Synthesis of catecholamines
Tyrosine + tyrosine hydroxylase --> dopa + dopa decarboxylase --> dopamine + dopamine β hydroxylase --> norepinephrine + SAM + methyltransferase --> epinephrine
Located in outer mitochondrial membrane, degrades catecholamines by oxidative deamination. MAO-A: mainly in liver metabolizes NE, 5HT and tyramine. MAO-B mainly in brain, metabolizes DA.
Located in postsynaptic membrane, degrades catecholamines by methylations (requires SAM).
Distribution of α1 receptors
Pupil dilator muscle, arterioles of skin and viscera, veins, bladder trigone and sphincter, vas deferens, liver, kidney
Distribution of α2 receptors
Presynaptic terminal, platelets, pancreas
Distribution of β1 receptors
Heart SA node, AV node, atrial and ventricular muscle, His-Purkinje, kidney
Distribution of β2 receptors
All blood vessels, uterus, bronchioles, skeletal muscle, liver, pancreas
Distribution of D1 receptors
Renal, mesenteric, coronary vasculature
α1 effects
Mydriasis, increases TPR, diastolic pressure, afterload, venous return, preload, reflex bradycardia, urinary retention, ejaculation, glycogenolysis, decreases renin release
α2 effects
Decreases NE synthesis and release, promotes platelet aggregation, decreases insulin secretion
β1 effects
Increases HR, conduction velocity, contractility, CO, oxygen consumption and renin release
β2 effects
Vasodilation, decreases TPR, diastolic pressure and afterload, uterine relaxation, bronchodilation, increases glycogenolysis in liver and muscle, increases insulin secretion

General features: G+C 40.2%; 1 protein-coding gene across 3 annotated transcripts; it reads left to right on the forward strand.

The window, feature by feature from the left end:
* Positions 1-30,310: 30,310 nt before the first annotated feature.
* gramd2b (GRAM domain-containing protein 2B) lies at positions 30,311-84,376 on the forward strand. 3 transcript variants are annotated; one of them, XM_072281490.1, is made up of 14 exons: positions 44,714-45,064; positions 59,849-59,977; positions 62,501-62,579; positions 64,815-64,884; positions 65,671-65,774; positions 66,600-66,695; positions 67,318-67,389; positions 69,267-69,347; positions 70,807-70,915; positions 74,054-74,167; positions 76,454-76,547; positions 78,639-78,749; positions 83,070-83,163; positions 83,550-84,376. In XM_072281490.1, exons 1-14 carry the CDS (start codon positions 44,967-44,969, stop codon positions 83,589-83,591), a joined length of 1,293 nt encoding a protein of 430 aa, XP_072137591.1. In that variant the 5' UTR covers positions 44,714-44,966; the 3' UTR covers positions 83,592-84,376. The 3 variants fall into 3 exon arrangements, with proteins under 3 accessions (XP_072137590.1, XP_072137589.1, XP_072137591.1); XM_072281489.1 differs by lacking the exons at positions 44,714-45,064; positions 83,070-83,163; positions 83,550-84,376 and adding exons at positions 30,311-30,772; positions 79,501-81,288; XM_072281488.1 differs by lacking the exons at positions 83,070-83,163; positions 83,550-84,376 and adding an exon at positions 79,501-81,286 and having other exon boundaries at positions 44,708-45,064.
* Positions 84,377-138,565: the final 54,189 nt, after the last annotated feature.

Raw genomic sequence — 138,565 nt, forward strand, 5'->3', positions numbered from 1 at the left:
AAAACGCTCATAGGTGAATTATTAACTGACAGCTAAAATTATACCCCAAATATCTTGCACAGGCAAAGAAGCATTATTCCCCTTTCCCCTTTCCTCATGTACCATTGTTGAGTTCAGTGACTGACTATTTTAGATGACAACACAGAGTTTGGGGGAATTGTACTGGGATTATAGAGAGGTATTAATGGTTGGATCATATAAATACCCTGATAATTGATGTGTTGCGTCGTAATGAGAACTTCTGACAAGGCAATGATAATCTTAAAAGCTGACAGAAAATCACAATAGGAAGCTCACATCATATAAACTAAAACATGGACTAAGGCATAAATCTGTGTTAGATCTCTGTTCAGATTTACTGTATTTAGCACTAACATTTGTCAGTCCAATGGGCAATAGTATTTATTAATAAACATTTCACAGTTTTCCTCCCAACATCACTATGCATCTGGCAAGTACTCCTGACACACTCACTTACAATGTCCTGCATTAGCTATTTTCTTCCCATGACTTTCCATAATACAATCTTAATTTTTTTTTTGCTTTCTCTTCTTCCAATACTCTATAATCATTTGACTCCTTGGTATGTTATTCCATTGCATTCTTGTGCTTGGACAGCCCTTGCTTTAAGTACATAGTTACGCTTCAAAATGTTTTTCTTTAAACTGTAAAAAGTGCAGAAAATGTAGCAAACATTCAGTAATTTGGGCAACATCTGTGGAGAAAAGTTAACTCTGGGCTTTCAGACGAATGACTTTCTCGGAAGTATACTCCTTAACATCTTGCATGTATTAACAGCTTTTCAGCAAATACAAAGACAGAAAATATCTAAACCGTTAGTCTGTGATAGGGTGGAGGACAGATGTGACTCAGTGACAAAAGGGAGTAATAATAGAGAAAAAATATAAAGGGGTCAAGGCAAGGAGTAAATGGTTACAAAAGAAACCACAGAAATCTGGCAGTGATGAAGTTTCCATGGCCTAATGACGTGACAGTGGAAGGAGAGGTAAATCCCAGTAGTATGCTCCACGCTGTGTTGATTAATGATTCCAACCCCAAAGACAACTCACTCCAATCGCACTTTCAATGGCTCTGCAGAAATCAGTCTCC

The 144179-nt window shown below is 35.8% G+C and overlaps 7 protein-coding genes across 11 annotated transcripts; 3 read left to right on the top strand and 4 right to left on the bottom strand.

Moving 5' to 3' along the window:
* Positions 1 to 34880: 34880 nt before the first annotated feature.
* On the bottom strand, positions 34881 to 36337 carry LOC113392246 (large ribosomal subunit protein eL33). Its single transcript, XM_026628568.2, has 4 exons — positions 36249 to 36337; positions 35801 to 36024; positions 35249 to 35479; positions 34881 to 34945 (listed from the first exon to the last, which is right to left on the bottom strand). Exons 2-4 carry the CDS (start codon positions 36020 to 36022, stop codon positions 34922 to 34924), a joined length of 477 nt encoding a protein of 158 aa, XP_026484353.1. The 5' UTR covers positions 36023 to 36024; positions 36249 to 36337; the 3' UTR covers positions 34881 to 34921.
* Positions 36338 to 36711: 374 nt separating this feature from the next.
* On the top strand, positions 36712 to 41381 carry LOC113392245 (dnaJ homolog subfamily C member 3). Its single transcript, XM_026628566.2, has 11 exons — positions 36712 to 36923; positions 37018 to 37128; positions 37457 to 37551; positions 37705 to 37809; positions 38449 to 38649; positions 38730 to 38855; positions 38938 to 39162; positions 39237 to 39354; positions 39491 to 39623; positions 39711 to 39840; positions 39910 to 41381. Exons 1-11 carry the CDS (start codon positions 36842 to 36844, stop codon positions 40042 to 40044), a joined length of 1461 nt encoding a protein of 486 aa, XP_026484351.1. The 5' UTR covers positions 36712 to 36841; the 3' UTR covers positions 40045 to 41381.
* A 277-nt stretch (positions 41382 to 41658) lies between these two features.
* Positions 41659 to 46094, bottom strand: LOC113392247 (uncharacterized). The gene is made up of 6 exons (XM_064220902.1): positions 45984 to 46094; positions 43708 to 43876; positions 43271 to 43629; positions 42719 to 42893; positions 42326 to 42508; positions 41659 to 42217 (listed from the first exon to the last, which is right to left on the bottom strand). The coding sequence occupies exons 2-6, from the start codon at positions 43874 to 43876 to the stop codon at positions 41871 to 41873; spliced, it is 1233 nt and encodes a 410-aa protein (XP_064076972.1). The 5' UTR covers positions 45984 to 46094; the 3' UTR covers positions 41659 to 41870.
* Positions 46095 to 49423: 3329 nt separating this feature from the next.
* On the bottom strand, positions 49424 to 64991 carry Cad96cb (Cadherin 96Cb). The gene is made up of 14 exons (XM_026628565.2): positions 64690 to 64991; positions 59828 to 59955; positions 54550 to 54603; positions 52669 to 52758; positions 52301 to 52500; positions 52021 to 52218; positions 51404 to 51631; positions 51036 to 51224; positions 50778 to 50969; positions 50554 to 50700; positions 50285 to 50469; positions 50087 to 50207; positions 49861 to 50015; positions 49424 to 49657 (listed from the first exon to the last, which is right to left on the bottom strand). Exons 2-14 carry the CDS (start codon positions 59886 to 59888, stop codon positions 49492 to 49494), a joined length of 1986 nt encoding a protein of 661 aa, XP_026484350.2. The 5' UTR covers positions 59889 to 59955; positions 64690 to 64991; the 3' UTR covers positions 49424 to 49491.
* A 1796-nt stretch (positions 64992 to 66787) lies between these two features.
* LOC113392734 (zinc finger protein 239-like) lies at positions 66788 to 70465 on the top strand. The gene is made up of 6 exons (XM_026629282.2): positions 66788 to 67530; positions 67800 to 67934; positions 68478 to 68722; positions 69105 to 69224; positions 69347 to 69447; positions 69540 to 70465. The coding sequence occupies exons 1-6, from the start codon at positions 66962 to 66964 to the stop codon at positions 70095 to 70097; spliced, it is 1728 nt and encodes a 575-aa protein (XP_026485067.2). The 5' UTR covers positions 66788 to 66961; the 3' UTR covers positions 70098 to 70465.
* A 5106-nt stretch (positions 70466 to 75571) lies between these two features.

D1 effects
Vasodilation of renal, mesenteric, coronary vasculatures, increases RBF, GFR
α1 agonists
Phenylephrine, methoxamine
Uses of phenylephrine
Nasal decongestant and opthalmologic mydriasis without cycloplegia
α2 agonists
Clonidine, methyldopa
Uses of clonidine
Mild to moderate hypertension
Uses of methyldopa
Mild to moderate hypertension
Effects of β agonists on CV system
β1: increase HR, CO, pulse pressure; β2: decrease TPR, BP.
β agonists
Isopreterenol, dobutamine
β2 selective agonists
Salmeterol, albuterol, terbutaline
Uses of β2 selective agonists
Asthma and ritodrine in premature labor
Uses of isoproterenol
β1=β2: used in bronchospasms, heart blocks and bradyarrhythmias. Side effects: flushing, angina, arrhythmias
Uses of dobutamine
β1 > β2: congestive heart failure
Effects of norepinephrine on CV system
Acts on α1 (increases TPR, BP), α2 and β1 (increases HR, CO, pulse pressure). Potential reflex bradycardia.
Effects of low dose of epinephrine on CV and respiratory systems
Acts on β1 (increases HR, SV, CO, pulse pressure), β2 (decreases TPR, BP, bronchodilation)
Effects of medium dose epinephrine on CV and respiratory systems
Acts on β1 (increases HR, SV, CO, pulse pressure), β2 (decreases TPR, BP, bronchodilation), α1 (increases TPR, BP)
Effects of high dose epinephrine on CV and respiratory systems
Acts on α1 (increases TPR, BP), β1 (increases HR, CO, pulse pressure), β2 (decreases TPR, BP, bronchodilation). Potential reflex bradycardia.
Effect of adding α1 blocker to epinephrine
Reverses hypertension to hypotension. Use this to differentiate from norepinephrine.
Uses of epinephrine
Cardiac arrest, adjunct to local anesthetic, hypotension, anaphylaxis, asthma
Uses of norepinephrine
Cardiac arrest, adjunct to local anesthetic, hypotension
Indirect acting adrenergic agonists
Releasers of catecolamines: Tyramine, amphetamines (methylphenidate), ephedrine. Reuptake inhibitors: cocaine, tricyclic antidepressants. MAO-A inhibitors interaction can cause hypertensive crisis.
Effects of α blockers
Decrease TPR and BP. May cause reflex tachychardia and salt/water retention.
Uses of α blockers
Hypertension, pheochromocytoma, BPH (selective α1 blocker)
Nonselective α blockers
Phentolamine (reversible), phenoxybenzamine (irreversible)
Selective α1 blockers